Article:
AS: Well this is more like a street circuit, as I said, and it's always nice and enjoyable, a little bit different to all the normal circuits where the run-off areas are big and you can probably get away with some mistakes. So here there's a wall and you have to be very careful when you're driving but it's also a great circuit just to have a race and to overtake, to make some maneuvers. Strategy is quite important here and I would say that overall this weekend is special. OK, sometimes you have more like a normal race weekend where it's all about the racing. Of course, that's here for us as well but you can feel this atmosphere and all the fans around the circuit. It's close to the city, it's in the city which is why I like it here, that's why it's always something special and a little bit of a different place than a normal permanent racetrack.
LH: First and foremost, the city is one of my favorite cities in the world. I think it's very cosmopolitan and great restaurants, the weather's generally been fantastic every time we've been here. I've not been here when the Grand Prix has not been here but every time we've been here with the Grand Prix, it just seems incredibly lively. They put on a great show and great hosts for all the fans that come. And then you come to the circuit which is on a tiny island, with great history, as Adrian was saying. I think street circuits are my preferred circuits, they are the riskiest, the trickiest circuits to race on and it's a great place to drive. It's one of those circuits where downforce is not the most important thing. It's a combination of high speed as well, end-of-straight speed, so you can overtake. It has that massively long back straight here which you don't have at a lot of circuits and the fans...I've never been here when the grandstands have not been completely packed. You go to circuits sometimes where there are a couple of thousand people and the atmosphere is just nowhere. But you come here and you immediately feel the huge buzz, as I'm sure do the people who are watching, because you can see all these people in the crowd, passionate about motor racing. It's spectacular.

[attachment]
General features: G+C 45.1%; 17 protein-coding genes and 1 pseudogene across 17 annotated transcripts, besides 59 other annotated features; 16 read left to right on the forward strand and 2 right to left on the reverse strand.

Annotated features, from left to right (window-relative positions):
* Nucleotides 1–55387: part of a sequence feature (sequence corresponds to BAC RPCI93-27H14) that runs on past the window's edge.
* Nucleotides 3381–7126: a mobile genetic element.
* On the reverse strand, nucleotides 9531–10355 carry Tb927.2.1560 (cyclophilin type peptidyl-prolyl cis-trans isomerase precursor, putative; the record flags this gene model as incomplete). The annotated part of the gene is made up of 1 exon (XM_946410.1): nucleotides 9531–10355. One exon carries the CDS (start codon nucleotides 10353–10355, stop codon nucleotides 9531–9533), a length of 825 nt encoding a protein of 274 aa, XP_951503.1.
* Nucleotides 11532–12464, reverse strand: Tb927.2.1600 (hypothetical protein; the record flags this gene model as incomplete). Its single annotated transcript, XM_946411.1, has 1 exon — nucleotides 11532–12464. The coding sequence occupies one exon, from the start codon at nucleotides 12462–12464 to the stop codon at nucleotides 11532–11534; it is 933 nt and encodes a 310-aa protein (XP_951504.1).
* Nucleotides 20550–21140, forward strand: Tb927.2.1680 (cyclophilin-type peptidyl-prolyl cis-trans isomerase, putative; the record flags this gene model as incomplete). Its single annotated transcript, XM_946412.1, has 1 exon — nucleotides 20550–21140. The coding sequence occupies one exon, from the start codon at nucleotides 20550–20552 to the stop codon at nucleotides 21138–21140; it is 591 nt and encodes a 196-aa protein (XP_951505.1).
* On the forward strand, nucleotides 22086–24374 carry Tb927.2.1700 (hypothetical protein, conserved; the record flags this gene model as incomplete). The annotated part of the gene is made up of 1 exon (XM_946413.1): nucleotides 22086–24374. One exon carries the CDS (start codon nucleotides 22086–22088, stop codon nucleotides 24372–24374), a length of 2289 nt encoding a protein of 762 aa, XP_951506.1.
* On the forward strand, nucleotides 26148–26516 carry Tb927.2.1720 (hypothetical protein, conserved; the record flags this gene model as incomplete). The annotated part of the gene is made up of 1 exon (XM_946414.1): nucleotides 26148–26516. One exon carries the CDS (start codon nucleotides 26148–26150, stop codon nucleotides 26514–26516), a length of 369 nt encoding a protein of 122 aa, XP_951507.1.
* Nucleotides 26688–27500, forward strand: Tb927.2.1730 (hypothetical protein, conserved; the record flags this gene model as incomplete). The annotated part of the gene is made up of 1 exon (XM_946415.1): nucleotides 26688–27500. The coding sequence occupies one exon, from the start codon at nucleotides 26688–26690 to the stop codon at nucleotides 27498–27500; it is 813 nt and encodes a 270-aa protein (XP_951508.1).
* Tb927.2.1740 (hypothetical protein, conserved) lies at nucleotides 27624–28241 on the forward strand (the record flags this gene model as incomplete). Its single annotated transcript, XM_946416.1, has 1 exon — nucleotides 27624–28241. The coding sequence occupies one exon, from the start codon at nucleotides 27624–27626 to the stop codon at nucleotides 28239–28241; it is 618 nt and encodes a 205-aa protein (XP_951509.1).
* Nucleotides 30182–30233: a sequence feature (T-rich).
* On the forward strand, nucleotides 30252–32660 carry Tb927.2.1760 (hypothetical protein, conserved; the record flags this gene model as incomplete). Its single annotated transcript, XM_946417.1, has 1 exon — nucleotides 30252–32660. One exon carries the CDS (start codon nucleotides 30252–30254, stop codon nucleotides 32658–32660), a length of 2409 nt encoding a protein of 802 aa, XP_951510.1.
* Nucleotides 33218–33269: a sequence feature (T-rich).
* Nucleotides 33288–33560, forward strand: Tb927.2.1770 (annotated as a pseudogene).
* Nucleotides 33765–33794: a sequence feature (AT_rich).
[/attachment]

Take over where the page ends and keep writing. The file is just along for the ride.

Q. Lewis, you sounded quite downbeat about your chances here just then...
LH: That's a misunderstanding.
Q. Yeah, I was going to say because on the face of it, this has got to be a circuit that favors you almost more than any so far, hasn't it? Don't you go into the weekend as favorite?
LH: I never like to go into the weekend as favorite and I don't like to be too upbeat. I'm not Muhammad Ali. I'm not going to come here and say this weekend's going to be the best weekend ever. I'm coming off a very tough weekend where I had good pace. I'm racing against some very, very talented drivers who are going to be quick as well and I'd rather do my talking on the track, so I'm hoping that our car works well here. I feel like I'm in a good head space so hopefully that will add to a good result.